January was officially Australia’s hottest month on record
sweltered through its hottest month on record in January and the summer
of extremes continues with wildfires razing the drought-parched south
while expanses of the tropical north are flooded. (AP Photo/Andy
Canberra, Australia (AP) - Australia
sweltered through its hottest month on record in January and the summer
of extremes continued with wildfires razing the drought-parched south
and flooding in expanses of the tropical north.
Australia’s Bureau of Meteorology confirmed the
January record last week as parts of the northern hemisphere had record
Australia’s scorching start to 2019 - in which the
mean temperature across the country for the first time exceeded 30
degrees Celsius (86 degrees Fahrenheit) - followed Australia’s
third-hottest year on record. Only 2005 and 2013 were warmer than 2018,
which ended with the hottest December on record.
Heat-stressed bats dropped dead from trees by the
thousands in Victoria State and bitumen roads melted in New South Wales
during heatwaves last month.
New South Wales officials say drought-breaking rains
are needed to improve the water quality in a stretch of a major river
system where hundreds of thousands of fish died in two mass deaths
during January linked to excessive heat. A South Australia state
government report found that too much water had been drained from the
river system for farming under a management plan that did not take into
account the impact of climate change on the river’s health.
The South Australian capital Adelaide on Jan. 24
recorded the hottest day ever for a major Australian city - a searing
46.6 C (115.9 F).
On the same day, the South Australian town of Port
Augusta, population 15,000, recorded 49.5 C (121.1 F) - the highest
maximum anywhere in Australia last month.
Bureau senior climatologist Andrew Watkins described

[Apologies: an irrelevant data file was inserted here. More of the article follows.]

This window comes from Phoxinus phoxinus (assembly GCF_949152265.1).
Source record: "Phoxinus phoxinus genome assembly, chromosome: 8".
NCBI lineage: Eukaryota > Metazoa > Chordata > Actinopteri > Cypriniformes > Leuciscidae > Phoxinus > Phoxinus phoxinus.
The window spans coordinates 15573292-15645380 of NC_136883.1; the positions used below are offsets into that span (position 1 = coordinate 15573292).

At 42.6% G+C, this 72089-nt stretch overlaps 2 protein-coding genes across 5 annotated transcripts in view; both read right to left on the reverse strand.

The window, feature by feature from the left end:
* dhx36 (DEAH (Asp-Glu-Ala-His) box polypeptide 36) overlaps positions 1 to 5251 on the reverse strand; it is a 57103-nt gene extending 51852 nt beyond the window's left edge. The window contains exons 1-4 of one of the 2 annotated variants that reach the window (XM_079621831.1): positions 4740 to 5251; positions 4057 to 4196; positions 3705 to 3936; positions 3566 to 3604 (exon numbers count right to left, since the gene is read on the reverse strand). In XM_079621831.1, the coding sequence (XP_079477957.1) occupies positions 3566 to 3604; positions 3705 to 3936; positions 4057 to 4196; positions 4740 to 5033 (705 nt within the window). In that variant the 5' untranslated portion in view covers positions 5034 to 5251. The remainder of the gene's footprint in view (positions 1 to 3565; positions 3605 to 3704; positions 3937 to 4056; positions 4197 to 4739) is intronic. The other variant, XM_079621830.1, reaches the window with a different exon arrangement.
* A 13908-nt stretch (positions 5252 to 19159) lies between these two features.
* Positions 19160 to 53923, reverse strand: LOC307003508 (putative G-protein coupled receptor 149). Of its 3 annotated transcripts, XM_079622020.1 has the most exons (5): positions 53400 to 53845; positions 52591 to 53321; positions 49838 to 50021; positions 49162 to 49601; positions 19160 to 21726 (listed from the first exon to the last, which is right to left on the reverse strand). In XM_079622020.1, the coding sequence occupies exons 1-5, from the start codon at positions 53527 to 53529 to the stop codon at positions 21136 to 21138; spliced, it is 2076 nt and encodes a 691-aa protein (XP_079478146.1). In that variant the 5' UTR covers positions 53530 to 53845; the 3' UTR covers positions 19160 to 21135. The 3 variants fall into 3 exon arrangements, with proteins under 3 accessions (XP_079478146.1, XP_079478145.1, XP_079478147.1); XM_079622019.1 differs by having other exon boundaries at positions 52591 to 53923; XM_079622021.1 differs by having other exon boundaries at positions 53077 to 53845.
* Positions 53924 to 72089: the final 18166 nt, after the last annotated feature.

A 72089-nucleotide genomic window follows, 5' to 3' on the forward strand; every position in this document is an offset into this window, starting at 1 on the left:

January’s heat as unprecedented.
“We saw heatwave conditions affect large parts of the
country through most of the month, with records broken for both duration
and also individual daily extremes,” Watkins said in a statement.
The main contributor to the heat was a persistent
high-pressure system over the Tasman Sea between Australia and New
Zealand that blocked cold fronts from reaching southern Australia.
Rainfall was below-average for most of the country,
but the monsoonal trough has brought flooding rains to northern
Queensland State in the past week, leading to a disaster declaration
around the city of Townsville.
Queensland’s flooded Daintree River reached a
118-year high in January.
Emergency services also reported rescuing 28 people
from floodwaters in the area.
“The vast bulk of the population will not have
experienced this type of event in their lifetime,” State Disaster
Coordinator Bob Gee told reporters, referring to the extraordinary
Townsville Mayor Jenny Hill described the torrential
rain as a “one-in-100-year event” that had forced authorities to release
water from the city dam. The water release would worsen flooding in
low-lying suburbs, but would prevent the Ross River from breaking its
In the southern island state of Tasmania, authorities
are hoping rain will douse more than 40 fires that have razed more than
187,000 hectares (720 square miles) of forest and farmland. Dozens of
houses have been destroyed by fires and flooding in recent weeks.
The Climate Council, an Australian independent
organization formed to provide authoritative climate change information
to the public, said the January heat record showed the government needed
to curb Australia’s greenhouse gas emissions which have increased during